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Each of the young Anglicans who write on the Five Marks of Mission were at the Edinburgh 2010 Conference in June of that year. The articles were then reworked in Toronto a year later, so what you read here is the fruit of much labour, writing, and rewriting. These articles are also open and honest reflections from a range of young Anglicans in a variety of contexts. Here we see a glimpse of the strenths and struggles of the Anglican Communion. There is no space for complacency. The title of the book created much discussion. I still remember the excitement we all felt when our first contributor, from Hong Kong, explained to ust the meaning of the Chinese character for'life-widening'. We all thought that this captured that this captured the essence of how we long for mission not only to be but also to be experienced; as life-widening. Our God is a God of love, life and spaciousness so we long for the missio Dei to be practised and received as life-widening. We hope that this book may disturb, challenge, comfort and enrich your life. We think it will disturb and challenge as you read of the hardship and injustices experienced in many parts of God's world and creation today. We think it will comfort and enrich as you read stories of change and renewal, and as you meet the writers through their writings.
- 'Valuable Contribution' Review by Church Times
IT IS said that most religious publishers avoid books with the word “Mission” in their title. Unless they are clearly about church growth, and that means largely numerical increase, they just don’t sell. As the chair of USPG (now “Us.”), however, has written in these pages, the challenges and opportunities facing the Church today leave us in urgent need of the kind of theology of mission — what we are about and how we should do it, or, rather, what God is about and how we should join in — which David Bosch provided in the 1990s.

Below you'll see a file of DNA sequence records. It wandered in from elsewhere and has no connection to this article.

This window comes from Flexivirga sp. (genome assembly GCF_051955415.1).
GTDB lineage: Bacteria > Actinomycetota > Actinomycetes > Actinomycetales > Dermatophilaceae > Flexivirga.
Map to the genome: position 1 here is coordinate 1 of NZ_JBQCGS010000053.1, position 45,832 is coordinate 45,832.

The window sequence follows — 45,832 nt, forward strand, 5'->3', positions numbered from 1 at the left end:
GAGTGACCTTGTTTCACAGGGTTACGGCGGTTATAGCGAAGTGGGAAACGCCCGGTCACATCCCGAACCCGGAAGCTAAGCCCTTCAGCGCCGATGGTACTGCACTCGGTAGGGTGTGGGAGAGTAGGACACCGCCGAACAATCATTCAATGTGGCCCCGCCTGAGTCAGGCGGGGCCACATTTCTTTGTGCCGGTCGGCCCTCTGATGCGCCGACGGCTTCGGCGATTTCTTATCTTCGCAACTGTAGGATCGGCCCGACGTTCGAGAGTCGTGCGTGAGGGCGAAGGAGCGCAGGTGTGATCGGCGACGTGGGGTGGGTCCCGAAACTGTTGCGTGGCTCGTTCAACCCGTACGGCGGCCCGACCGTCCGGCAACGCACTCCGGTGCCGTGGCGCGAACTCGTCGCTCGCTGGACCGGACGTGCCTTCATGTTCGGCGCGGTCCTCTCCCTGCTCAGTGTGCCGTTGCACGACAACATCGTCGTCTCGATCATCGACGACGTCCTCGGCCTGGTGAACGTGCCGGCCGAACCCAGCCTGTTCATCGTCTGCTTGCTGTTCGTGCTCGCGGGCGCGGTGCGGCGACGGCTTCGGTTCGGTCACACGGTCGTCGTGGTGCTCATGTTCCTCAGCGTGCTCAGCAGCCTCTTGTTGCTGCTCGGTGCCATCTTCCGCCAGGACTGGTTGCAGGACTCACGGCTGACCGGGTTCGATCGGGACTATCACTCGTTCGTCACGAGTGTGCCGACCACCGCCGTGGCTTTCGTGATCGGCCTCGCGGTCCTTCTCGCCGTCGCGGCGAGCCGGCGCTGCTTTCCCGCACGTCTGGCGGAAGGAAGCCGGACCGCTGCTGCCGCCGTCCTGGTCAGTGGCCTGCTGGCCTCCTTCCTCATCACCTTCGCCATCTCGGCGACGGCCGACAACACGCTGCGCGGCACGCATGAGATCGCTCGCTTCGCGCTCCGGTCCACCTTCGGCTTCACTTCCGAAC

These books are a valuable contribution to that task. They are the latest in the Regnum Edinburgh Centenary series, sponsored by the Oxford Centre for Mission Studies, some of which are now available for free download.
In 1910, at the peak of the colonial era, representatives of the world’s missionary societies met in Edinburgh. Almost exclusively white and male, they were confident that their Western gospel and church structures could soon dominate the world. Yet, within a decade, European imperialism began to disintegrate, slowly leading to the kind of world which we now see: independent nation states, religious conflict, and a globalisation with its new imperialisms, both political and economic.
So the centenary conference that met in Edinburgh in 2010 was very different in both agenda and participants. The Anglican delegation was mainly younger people, ministers and theologians from around the Communion. Life-Widening Mission is their shared reflection, with individual contributions on the Communion’s Five Marks of Mission: proclaiming the Kingdom (Hong Kong), baptising, teaching and nurturing (United States), loving service (South Africa), transforming injustice (Kenya), and caring for creation (Zambia). Others deal with gender (Canada) and modern technology (Brazil).
What understanding of church and mission emerges? Some of them pick up on Paul Avis’s definition: mission is the good news of God’s love, incarnate in the witness of a community for the sake of the world.” Many of them emphasise that old distinctions between evangelism and service no longer make sense, especially in non-Western Churches.
(Posted on 02/05/2018)